Tungsten

CAS ID#: 7440-33-7

Affected Organ Systems: Respiratory (From the Nose to the Lungs)

Cancer Classification:  Please contact NTP, IARC, or EPA with questions on cancer and cancer classification.

Chemical Classification: Inorganic substances

Summary: Tungsten is a naturally occurring element. It occurs in rocks and minerals combined with other chemicals, but never as a pure metal. Elemental tungsten is a white to steel gray metal (depending on the purity) that can be used in pure form or mixed with other metals to make alloys. Tungsten alloys tend to be strong and flexible, resist wear, and conduct electricity well. Tungsten is used in products such as x-ray tubes, light bulbs, high-speed tools, welding electrodes, turbine blades, golf clubs, darts, fishing weights, gyroscope wheels, phonograph needles, bullets, and armor penetrators. Tungsten is also used as a catalyst to speed up chemical reactions. Chemical compounds of tungsten are used for many purposes. Cemented tungsten carbide is a hard substance used to make grinding wheels and cutting or forming tools. Other tungsten compounds are used in ceramic pigments, as fire retardant coatings for fabrics, and as color-resistant dyes for fabrics.

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Community Members

ToxFAQs - Fact sheet that answers the most frequently asked questions about a contaminant and its health effects.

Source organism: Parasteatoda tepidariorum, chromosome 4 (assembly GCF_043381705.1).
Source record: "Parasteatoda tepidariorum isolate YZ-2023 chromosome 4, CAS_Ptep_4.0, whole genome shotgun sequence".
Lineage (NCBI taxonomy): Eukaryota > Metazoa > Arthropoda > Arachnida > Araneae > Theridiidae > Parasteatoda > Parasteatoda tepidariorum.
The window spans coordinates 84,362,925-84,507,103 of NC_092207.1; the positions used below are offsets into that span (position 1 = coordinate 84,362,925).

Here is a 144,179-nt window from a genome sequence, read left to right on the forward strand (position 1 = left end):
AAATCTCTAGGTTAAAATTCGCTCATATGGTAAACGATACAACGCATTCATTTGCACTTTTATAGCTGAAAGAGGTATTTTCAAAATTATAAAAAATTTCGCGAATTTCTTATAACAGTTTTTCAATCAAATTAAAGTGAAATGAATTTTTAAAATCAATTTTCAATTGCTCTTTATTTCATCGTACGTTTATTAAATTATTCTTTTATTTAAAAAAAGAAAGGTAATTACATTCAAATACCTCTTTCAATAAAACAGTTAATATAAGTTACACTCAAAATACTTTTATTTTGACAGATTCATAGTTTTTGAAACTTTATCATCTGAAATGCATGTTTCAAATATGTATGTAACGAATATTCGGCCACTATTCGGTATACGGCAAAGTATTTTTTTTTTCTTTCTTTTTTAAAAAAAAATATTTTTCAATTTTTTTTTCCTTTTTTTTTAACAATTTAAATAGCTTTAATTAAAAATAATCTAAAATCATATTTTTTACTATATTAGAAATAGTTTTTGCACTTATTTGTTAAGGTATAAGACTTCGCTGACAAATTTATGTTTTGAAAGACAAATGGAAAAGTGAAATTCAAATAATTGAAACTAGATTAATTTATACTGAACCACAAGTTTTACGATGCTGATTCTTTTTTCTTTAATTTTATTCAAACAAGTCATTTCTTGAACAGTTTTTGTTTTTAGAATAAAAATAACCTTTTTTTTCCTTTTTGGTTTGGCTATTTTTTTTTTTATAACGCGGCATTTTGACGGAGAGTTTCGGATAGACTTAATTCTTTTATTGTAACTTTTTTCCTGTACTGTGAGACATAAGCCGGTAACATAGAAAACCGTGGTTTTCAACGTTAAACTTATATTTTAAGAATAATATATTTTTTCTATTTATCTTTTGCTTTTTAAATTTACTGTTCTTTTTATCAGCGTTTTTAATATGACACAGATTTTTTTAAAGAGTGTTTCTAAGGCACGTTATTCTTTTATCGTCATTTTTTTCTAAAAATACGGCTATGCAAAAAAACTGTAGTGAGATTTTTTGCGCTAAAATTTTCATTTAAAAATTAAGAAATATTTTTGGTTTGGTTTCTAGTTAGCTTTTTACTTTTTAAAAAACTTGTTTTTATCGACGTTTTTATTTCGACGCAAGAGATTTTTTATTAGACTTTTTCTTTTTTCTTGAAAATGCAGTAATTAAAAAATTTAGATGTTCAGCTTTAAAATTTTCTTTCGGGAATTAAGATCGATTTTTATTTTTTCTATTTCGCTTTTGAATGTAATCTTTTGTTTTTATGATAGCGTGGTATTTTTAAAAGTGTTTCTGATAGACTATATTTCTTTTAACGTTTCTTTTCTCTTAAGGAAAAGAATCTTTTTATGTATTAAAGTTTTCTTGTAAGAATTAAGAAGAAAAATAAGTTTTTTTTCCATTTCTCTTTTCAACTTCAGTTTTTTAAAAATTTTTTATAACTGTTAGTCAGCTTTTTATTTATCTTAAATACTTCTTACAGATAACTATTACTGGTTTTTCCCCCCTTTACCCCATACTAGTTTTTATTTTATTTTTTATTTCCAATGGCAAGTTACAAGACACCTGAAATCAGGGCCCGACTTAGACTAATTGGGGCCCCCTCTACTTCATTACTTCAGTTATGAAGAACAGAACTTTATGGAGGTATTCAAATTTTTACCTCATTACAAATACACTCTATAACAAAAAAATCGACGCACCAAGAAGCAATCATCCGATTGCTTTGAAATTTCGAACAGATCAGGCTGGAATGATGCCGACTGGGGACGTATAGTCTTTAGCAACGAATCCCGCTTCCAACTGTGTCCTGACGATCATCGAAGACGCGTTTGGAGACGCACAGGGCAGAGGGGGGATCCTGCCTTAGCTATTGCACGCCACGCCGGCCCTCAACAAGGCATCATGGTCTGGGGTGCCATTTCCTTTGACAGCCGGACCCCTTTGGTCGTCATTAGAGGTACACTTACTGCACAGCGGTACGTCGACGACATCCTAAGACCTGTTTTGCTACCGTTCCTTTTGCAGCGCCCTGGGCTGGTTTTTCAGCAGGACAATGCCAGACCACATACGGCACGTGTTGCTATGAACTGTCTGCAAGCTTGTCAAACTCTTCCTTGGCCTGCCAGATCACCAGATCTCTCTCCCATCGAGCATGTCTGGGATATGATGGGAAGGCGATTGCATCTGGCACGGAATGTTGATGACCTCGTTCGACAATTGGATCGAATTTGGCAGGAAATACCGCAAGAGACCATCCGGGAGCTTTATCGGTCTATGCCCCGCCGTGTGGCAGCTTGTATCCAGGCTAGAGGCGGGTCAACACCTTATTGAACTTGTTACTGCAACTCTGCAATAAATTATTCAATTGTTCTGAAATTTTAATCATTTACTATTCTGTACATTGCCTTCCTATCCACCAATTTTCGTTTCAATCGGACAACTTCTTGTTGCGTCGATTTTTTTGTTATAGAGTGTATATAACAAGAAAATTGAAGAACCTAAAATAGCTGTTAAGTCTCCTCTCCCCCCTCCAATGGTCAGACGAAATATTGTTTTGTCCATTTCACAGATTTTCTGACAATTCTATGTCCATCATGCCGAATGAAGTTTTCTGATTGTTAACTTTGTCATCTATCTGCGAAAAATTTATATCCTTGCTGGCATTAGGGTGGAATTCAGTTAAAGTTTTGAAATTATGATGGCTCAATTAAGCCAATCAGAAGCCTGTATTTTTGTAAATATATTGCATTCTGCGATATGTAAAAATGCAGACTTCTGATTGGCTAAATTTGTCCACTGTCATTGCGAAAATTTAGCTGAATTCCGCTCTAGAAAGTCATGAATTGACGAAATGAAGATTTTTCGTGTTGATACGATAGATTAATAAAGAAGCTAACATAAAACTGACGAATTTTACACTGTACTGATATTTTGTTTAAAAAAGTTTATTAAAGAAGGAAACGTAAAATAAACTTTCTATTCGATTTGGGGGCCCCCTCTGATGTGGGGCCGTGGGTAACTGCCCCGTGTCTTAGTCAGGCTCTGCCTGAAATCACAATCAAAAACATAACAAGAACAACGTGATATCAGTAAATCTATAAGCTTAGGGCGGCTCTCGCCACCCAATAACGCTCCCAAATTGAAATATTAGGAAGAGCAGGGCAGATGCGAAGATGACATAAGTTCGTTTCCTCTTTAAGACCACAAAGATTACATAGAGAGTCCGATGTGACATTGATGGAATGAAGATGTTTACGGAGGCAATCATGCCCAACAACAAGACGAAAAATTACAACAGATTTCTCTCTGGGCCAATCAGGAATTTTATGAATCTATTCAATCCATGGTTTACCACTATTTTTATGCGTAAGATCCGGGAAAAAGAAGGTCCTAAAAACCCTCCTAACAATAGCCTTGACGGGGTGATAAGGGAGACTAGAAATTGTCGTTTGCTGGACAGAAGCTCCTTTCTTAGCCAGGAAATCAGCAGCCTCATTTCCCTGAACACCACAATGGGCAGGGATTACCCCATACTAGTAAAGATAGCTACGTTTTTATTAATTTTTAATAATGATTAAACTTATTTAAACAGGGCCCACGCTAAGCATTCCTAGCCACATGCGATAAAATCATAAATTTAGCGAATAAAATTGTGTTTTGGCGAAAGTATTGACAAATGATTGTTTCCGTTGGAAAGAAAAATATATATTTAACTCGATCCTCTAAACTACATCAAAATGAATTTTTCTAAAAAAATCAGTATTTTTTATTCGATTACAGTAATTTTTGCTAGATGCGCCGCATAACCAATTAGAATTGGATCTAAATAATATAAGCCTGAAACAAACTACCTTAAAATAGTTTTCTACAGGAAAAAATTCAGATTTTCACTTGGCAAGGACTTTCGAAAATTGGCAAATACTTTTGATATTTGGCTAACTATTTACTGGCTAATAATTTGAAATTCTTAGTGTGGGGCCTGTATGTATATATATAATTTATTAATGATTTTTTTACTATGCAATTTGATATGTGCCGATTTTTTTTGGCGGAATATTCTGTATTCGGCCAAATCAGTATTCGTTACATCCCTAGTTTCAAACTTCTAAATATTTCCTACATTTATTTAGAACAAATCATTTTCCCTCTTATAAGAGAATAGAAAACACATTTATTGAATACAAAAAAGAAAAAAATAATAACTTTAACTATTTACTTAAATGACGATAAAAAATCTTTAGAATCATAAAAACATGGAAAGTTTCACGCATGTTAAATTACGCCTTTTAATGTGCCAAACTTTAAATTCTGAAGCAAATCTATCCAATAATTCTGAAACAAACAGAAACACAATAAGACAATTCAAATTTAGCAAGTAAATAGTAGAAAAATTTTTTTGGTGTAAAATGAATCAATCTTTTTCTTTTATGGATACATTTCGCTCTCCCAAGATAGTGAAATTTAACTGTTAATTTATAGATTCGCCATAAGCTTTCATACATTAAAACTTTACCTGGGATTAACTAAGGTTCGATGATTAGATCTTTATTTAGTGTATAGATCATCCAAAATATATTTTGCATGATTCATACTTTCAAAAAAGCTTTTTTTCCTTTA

Public Health Statements - Summary about a hazardous substance taken from Chapter One of its respective ATSDR Toxicological Profile.

National Report on Human Exposure to Environmental Chemicals - Provides an ongoing assessment of the exposure of the U.S. population to environmental chemicals using biomonitoring.

Toxicological and Health Professionals
Toxicological and Health Professionals

Toxicological Profile - Succinctly characterizes the toxicologic and adverse health effects information for a hazardous substance.

Addendum to the Profilepdf icon[348 KB] - Addendum to the Toxicological Profile for Tungsten (June 2015)

ToxGuidepdf icon[103 KB] - Quick reference guide providing information such as chemical and physical properties, sources of exposure, routes of exposure, minimal risk levels, children's health, and health effects for a substance.

Page last reviewed: February 10, 2021